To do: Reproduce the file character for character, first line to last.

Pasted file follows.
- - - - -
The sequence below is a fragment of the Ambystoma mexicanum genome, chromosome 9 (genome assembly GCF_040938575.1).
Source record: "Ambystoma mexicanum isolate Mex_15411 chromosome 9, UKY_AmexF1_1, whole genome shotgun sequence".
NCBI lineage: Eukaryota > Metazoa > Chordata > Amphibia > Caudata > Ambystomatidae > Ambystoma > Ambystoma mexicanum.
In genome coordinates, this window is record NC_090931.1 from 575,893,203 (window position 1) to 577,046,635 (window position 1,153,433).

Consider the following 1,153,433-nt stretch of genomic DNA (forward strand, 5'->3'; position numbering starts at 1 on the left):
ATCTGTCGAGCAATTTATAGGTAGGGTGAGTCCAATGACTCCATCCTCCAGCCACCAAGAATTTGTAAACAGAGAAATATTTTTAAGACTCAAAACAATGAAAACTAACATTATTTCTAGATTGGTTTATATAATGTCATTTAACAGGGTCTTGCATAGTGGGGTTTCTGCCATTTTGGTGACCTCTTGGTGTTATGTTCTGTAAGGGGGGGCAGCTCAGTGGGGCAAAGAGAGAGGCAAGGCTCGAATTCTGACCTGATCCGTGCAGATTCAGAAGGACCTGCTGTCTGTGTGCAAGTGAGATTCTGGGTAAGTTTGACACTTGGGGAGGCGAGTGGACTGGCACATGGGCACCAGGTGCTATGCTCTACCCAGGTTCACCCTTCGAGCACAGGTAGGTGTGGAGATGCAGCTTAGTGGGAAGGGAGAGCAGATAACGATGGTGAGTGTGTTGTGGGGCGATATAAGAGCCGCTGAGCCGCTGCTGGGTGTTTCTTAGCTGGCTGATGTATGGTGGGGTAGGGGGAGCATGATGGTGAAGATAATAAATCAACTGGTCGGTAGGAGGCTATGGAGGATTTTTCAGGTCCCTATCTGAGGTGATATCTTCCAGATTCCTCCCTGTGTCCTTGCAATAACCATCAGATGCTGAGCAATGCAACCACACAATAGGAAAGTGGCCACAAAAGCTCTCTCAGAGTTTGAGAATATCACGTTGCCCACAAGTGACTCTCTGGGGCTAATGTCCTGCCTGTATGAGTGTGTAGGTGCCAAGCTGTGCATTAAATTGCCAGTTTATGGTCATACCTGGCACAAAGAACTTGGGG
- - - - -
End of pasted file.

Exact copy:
The sequence below is a fragment of the Ambystoma mexicanum genome, chromosome 9 (genome assembly GCF_040938575.1).
Source record: "Ambystoma mexicanum isolate Mex_15411 chromosome 9, UKY_AmexF1_1, whole genome shotgun sequence".
NCBI lineage: Eukaryota > Metazoa > Chordata > Amphibia > Caudata > Ambystomatidae > Ambystoma > Ambystoma mexicanum.
In genome coordinates, this window is record NC_090931.1 from 575,893,203 (window position 1) to 577,046,635 (window position 1,153,433).

Consider the following 1,153,433-nt stretch of genomic DNA (forward strand, 5'->3'; position numbering starts at 1 on the left):
ATCTGTCGAGCAATTTATAGGTAGGGTGAGTCCAATGACTCCATCCTCCAGCCACCAAGAATTTGTAAACAGAGAAATATTTTTAAGACTCAAAACAATGAAAACTAACATTATTTCTAGATTGGTTTATATAATGTCATTTAACAGGGTCTTGCATAGTGGGGTTTCTGCCATTTTGGTGACCTCTTGGTGTTATGTTCTGTAAGGGGGGGCAGCTCAGTGGGGCAAAGAGAGAGGCAAGGCTCGAATTCTGACCTGATCCGTGCAGATTCAGAAGGACCTGCTGTCTGTGTGCAAGTGAGATTCTGGGTAAGTTTGACACTTGGGGAGGCGAGTGGACTGGCACATGGGCACCAGGTGCTATGCTCTACCCAGGTTCACCCTTCGAGCACAGGTAGGTGTGGAGATGCAGCTTAGTGGGAAGGGAGAGCAGATAACGATGGTGAGTGTGTTGTGGGGCGATATAAGAGCCGCTGAGCCGCTGCTGGGTGTTTCTTAGCTGGCTGATGTATGGTGGGGTAGGGGGAGCATGATGGTGAAGATAATAAATCAACTGGTCGGTAGGAGGCTATGGAGGATTTTTCAGGTCCCTATCTGAGGTGATATCTTCCAGATTCCTCCCTGTGTCCTTGCAATAACCATCAGATGCTGAGCAATGCAACCACACAATAGGAAAGTGGCCACAAAAGCTCTCTCAGAGTTTGAGAATATCACGTTGCCCACAAGTGACTCTCTGGGGCTAATGTCCTGCCTGTATGAGTGTGTAGGTGCCAAGCTGTGCATTAAATTGCCAGTTTATGGTCATACCTGGCACAAAGAACTTGGGG